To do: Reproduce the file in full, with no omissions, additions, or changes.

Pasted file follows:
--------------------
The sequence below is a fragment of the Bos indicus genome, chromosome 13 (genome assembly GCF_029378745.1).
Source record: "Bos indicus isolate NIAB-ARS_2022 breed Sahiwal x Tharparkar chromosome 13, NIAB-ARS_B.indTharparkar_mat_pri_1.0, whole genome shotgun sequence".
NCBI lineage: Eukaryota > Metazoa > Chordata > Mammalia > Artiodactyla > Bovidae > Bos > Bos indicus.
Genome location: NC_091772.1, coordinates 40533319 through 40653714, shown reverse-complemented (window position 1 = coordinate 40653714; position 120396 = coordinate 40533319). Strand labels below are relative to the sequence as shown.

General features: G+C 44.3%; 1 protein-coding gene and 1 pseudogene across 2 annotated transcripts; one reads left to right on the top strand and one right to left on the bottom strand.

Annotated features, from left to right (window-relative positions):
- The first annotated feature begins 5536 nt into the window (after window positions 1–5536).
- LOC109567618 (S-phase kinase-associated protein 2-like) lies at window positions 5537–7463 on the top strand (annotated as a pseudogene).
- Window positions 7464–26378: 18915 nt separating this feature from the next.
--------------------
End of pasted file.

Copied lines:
The sequence below is a fragment of the Bos indicus genome, chromosome 13 (genome assembly GCF_029378745.1).
Source record: "Bos indicus isolate NIAB-ARS_2022 breed Sahiwal x Tharparkar chromosome 13, NIAB-ARS_B.indTharparkar_mat_pri_1.0, whole genome shotgun sequence".
NCBI lineage: Eukaryota > Metazoa > Chordata > Mammalia > Artiodactyla > Bovidae > Bos > Bos indicus.
Genome location: NC_091772.1, coordinates 40533319 through 40653714, shown reverse-complemented (window position 1 = coordinate 40653714; position 120396 = coordinate 40533319). Strand labels below are relative to the sequence as shown.

General features: G+C 44.3%; 1 protein-coding gene and 1 pseudogene across 2 annotated transcripts; one reads left to right on the top strand and one right to left on the bottom strand.

Annotated features, from left to right (window-relative positions):
- The first annotated feature begins 5536 nt into the window (after window positions 1–5536).
- LOC109567618 (S-phase kinase-associated protein 2-like) lies at window positions 5537–7463 on the top strand (annotated as a pseudogene).
- Window positions 7464–26378: 18915 nt separating this feature from the next.